After Benjamin Netanyahu’s mandate expired Tuesday at midnight and he returned it to President Reuven Rivlin following 28 days of attempts to form a government, the president will meet on Wednesday morning with Yamina chairman Naftali Bennett and Yesh Atid chairman Yair Lapid.
The President’s Residence issued a statement saying: “Shortly before midnight, Netanyahu announced to the President’s Residence that he had not been able to form a government and therefore he was returning the mandate to the President.”
Some in Israel have recommended that the president return the mandate to Her Majesty’s government in London, but this move would probably not receive the support for the Knesset. Maybe the Supreme Court would go with it – mostly for the wigs.
With the expiration of the mandate, the president has two options that he must exercise within three days: to hand the mandate to another MK who has informed the president that he or she is willing to take on the assignment of cobbling a majority government, and this MK would have 28 days to form a government, no extensions; or the President informs the Speaker of the Knesset that he did not see the possibility of forming a government, at which point the Knesset would probably vote on its dispersal and Israel would go to a fifth election, probably in the week of Yom Kippur.
At this point, the president is meeting separately with Lapid and Bennett, but there’s a possibility for a joint meeting of all three. Knesset faction leaders interested in meeting with Rivlin must send in their positions in writing by 2 PM Wednesday.
Sources in the Likud said that the chances of their recommending Bennett were low because they fear that he would steal the mandate and form a right-wing government without a rotation and without Netanyahu.
The Likud officially announced on Tuesday night, just before midnight, that “due to Bennett’s refusal to commit to a right-wing government, which would certainly have led to the formation of a government with the addition of other Knesset members, Prime Minister Netanyahu has now returned the mandate to the president.”
It’s good to have a whipping boy.
Yesh Atid and the parties in the center-left bloc – Blue&White, Labor, and Meretz – hope that the president will give the mandate to Lapid, even if a scenario materializes in which the Likud, the Haredim, New Hope, and Religious Zionism—65 MKs altogether—reach an agreement and recommend that the mandate be given to Bennett.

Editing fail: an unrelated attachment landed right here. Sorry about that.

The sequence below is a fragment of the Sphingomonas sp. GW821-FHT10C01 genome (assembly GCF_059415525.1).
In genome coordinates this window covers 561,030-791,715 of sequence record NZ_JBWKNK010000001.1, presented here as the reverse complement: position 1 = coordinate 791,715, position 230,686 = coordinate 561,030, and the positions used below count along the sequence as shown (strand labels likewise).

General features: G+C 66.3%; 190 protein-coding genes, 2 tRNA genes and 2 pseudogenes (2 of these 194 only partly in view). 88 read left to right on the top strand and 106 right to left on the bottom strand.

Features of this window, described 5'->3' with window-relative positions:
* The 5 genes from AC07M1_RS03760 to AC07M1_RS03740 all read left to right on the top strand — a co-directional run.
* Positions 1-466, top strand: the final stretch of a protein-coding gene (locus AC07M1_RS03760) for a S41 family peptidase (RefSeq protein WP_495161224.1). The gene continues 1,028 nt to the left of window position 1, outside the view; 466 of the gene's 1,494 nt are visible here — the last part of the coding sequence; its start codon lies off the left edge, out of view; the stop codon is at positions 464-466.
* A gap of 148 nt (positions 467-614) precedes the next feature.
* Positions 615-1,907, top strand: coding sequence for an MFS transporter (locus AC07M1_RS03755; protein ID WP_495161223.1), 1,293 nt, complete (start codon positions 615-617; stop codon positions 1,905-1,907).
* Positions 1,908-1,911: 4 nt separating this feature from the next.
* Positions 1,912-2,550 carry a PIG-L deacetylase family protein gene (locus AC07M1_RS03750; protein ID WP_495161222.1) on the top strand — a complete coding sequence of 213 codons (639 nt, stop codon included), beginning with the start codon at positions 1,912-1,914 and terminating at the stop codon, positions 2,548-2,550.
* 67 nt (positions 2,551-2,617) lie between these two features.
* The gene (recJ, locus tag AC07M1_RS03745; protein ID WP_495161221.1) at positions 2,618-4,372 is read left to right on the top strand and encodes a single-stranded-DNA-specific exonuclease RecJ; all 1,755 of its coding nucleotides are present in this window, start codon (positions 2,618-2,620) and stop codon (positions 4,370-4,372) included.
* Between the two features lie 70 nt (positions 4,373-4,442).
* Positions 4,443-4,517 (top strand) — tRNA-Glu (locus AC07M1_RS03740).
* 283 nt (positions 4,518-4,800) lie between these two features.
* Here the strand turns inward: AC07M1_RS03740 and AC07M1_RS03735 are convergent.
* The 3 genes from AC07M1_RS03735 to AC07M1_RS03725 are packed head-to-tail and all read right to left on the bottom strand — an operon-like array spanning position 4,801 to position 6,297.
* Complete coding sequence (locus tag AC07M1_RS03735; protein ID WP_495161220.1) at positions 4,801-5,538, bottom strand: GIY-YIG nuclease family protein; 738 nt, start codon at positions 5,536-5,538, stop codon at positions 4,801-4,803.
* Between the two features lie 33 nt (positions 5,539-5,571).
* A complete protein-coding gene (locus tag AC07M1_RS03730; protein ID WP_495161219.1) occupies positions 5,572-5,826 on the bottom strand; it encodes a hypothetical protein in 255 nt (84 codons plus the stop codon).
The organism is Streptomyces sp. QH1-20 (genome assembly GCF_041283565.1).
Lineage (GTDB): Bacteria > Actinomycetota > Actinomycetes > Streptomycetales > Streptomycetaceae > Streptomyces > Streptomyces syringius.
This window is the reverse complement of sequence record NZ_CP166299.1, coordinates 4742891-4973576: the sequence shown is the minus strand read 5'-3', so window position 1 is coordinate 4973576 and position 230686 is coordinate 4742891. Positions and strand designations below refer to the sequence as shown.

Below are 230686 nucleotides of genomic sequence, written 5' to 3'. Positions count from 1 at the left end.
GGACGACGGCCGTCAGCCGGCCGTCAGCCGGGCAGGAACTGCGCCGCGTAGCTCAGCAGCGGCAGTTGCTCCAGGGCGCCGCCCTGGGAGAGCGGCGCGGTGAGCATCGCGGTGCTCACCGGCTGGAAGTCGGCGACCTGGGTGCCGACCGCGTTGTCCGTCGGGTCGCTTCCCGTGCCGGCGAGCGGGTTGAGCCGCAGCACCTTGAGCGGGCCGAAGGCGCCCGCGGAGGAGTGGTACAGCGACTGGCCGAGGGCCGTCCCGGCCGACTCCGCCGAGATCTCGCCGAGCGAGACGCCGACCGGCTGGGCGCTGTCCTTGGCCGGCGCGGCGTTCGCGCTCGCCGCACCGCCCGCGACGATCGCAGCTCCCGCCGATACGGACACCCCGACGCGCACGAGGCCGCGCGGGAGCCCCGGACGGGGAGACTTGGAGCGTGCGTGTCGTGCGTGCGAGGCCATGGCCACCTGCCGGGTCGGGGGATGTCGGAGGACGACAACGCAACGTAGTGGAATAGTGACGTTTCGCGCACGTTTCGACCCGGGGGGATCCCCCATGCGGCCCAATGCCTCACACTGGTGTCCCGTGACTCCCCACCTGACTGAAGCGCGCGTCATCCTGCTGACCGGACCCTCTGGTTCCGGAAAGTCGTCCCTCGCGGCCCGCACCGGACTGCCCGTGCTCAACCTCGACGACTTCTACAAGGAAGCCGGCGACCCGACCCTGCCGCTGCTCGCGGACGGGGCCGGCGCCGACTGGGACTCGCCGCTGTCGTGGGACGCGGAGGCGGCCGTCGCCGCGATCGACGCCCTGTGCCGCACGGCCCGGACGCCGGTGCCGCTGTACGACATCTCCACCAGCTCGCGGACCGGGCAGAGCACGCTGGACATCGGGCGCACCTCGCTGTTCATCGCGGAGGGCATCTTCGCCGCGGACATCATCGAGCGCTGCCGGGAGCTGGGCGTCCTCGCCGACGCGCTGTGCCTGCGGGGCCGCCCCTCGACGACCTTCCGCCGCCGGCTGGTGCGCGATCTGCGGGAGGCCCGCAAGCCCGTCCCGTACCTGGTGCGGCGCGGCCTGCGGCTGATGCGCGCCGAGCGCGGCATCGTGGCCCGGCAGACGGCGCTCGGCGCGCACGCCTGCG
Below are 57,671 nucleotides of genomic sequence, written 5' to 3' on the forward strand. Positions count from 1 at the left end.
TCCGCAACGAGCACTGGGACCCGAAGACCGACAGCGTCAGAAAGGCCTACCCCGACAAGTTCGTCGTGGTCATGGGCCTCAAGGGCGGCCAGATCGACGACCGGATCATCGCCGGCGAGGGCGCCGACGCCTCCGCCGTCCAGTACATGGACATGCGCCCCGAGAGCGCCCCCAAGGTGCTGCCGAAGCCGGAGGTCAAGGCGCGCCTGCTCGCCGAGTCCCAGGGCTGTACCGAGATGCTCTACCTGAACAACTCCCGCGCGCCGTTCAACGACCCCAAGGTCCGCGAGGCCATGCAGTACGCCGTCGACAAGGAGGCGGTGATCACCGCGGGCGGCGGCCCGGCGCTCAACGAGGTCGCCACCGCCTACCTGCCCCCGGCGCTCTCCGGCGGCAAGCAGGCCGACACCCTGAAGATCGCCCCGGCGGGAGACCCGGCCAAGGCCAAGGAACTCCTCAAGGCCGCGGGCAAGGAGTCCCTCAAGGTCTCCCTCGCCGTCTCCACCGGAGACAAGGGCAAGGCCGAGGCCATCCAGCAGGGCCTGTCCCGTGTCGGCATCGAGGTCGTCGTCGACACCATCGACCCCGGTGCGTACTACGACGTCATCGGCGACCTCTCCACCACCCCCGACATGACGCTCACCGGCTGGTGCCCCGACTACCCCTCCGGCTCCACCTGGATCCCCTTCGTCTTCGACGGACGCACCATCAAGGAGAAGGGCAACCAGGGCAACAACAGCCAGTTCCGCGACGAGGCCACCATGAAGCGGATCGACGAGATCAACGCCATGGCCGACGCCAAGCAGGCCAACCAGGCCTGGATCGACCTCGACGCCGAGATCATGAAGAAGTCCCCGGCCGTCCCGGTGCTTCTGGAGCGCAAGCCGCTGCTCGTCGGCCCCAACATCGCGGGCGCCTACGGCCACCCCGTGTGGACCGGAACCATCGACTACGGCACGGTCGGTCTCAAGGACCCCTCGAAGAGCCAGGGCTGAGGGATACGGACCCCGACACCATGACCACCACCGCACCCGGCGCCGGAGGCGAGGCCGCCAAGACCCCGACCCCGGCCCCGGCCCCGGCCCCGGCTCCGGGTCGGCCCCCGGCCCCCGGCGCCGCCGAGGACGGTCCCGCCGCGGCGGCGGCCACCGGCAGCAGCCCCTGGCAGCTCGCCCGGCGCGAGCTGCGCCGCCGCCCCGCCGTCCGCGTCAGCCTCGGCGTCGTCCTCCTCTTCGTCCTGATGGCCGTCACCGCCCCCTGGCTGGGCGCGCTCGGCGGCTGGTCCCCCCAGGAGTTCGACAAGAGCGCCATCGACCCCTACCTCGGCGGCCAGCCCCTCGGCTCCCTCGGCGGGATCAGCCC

The third possibility, which some of the elected Likud leaders are discussing behind Netanyahu’s back, according to reports, is a 65-member right-wing government led by Likud seniors Yuli Edelstein, Israel Katz, or Nir Barkat. Bennett has already stated that he would support such a government: he said that Yamina would join any right-wing government, with or without Netanyahu at its head. Gideon Sa’ar, whose party is Likud 2, the entire difference between it and the mother ship being Sa’ar’s promise to oust Netanyahu, would surely join such a government.
And even Bezalel Smotrich, chairman of Religious Zionism, should have no problem joining a right-wing government that isn’t supported by Islamists.
Incidentally, in the talks between Netanyahu and Bennett this week, Netanyahu demanded that his term as deputy prime minister in the first year of their rotation government with Bennett as Prime Minister include powers beyond the title of alternative PM. Netanyahu demanded that he continue to be responsible for Israel’s relations with the world powers, especially the United States and Russia.
Bennett did not refuse his demand outright, but after more than twenty years in politics, it is to be expected that he can spot a poison pill when one is served to him. A tenure in which Netanyahu is responsible for Israel’s key foreign relations means that Netanyahu would in fact continue to outline government policy, and despite their different titles, Bennett would be Bibi’s No. 2.